Thursday, July 16, 2015

Riding west to Chau Doc

Having experienced flavours of life in several towns and villages south of HCMC, and glimpses of the way in which the massive Mekong river system drives the economy, it was now time to head west towards the Cambodian border, to Chau Doc located on the Hau Giang river. 

We had realized that it does take time to ride around, particularly if you wish to do it at a safe pace along predominantly wet and sometimes slushy village roads in the rain. Consequently we decided to skip going south to the coastal town of Rach Gia. Setting off around sunrise at 6 AM, our boat trip down to the floating markets in Cai Rang had taken over two hours to complete that morning.  Our hotel was conveniently located, about 5 minutes walk from the river. We were set to leave Can Tho by around 9 AM. Nam wrapped up our bags in thick waterproof plastic sheets and strapped them to the back of the bike. Scooters and motor-bikes are omnipresent in Vietnam, however, as with other cities and towns along the way, the traffic was extremely smooth. Discipline - or perhaps consideration - within chaos may be an appropriate description of the way in which riders give way to each other in a pleasant manner.

The quiet roads were a perfect invitation to stop a while along the greenery of the rice fields lit up by the slanting rays of the morning sun. We absorbed the warmth of the sun while we could.    

Hmmm... what's this? We stopped suddenly, and figured that mushrooms were being cultivated. The friendly ladies showed us the mushrooms that they had collected in the boxes. Smiles and gestures are commonly accepted substitutes for English communication throughout the Mekong Delta. 

Mushrooms are allowed to grown within neat rows of hay. The ladies sift through the hay and pick up the mature mushrooms. I guessed mushroom cultivation is cyclic. The next batch is started off when one batch of is done.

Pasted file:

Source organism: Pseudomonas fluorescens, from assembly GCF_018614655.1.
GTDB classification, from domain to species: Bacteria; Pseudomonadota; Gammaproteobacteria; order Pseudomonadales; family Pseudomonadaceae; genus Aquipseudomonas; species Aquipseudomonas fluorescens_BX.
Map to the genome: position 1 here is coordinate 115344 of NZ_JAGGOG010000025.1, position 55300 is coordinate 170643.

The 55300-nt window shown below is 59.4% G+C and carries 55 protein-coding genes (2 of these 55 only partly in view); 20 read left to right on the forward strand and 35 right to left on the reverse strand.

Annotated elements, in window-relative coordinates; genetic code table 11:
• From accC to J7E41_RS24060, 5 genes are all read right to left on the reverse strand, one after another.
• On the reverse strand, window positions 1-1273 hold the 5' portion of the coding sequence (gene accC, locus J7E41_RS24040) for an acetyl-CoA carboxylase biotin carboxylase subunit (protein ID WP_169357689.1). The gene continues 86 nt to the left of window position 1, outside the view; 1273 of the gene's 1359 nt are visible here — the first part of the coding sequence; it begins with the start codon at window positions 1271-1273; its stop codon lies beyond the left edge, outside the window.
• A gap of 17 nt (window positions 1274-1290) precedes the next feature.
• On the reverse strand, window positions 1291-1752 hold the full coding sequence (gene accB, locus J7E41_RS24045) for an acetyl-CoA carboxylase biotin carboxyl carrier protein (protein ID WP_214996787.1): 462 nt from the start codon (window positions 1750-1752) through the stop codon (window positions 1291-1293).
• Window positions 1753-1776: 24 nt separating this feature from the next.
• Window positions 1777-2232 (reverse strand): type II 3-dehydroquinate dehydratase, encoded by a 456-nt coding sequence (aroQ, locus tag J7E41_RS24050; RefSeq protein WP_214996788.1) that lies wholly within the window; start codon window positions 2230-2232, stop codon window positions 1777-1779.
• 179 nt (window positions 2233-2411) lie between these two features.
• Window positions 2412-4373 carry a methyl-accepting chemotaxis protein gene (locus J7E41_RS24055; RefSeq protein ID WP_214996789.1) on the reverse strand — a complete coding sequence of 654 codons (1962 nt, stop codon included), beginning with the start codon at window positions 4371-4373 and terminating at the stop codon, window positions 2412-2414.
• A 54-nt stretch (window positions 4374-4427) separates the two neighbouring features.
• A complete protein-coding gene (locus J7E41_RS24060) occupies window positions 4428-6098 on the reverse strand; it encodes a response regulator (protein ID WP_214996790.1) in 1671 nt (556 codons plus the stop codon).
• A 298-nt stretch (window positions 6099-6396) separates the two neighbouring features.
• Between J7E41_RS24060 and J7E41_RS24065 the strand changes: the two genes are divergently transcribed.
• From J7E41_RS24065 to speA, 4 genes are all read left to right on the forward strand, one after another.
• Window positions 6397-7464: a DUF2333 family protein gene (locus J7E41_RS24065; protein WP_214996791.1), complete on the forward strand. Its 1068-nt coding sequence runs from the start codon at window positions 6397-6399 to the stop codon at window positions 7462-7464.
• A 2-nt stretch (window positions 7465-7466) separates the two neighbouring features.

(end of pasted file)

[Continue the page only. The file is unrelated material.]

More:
A little girl bravely rode by, her little plastic shopping bag dangling from the handle. 

The waterways are the arteries of the region. Cargo boats keep chugging along all day. 

A patch of road construction resulted in detours and dust along the way. We stopped off at a very pleasant cafe in Long Xuyen, mid way between Can Tho and Chau Doc, for a fix of strong, drip coffee. 

Ah, yes, this cafe provided free WiFi, as well. I was happy not to connect, relishing the flavour of the coffee, and looking at life going by. 

We seemed to be following the waterways to Chau Doc. We reached the town just around lunch, so stopped off at a little Soup place along the road. 

Warm green tea, rice, veggies, meat, soup and chillies - all for the equivalent of about US$1. We had experienced an amazing variety of tasty street food over the past week. Oh, I just realized that I had not even opened the little bottle of hand sanitizer that the missus had carefully packed for me. 

The bottle of hand sanitizer was stored in the side pocket of my duffle bag - supposedly for easy access. However, the duffle bag would be all wrapped up in thick plastic and strapped solid to the bike everyday. So, that was the reason for the hand sanitizer not being opened. The green tea in Vietnam served is boiled, so I had got used used to drinking that at every meal. My natural Indian immune system and will power were my defenses against the occasional ice that was encountered during some meals. Moreover, street food stalls - like this one at Chau Doc - would be frequented by locals. The turnover of food is generally quite high, and consequently, fresh.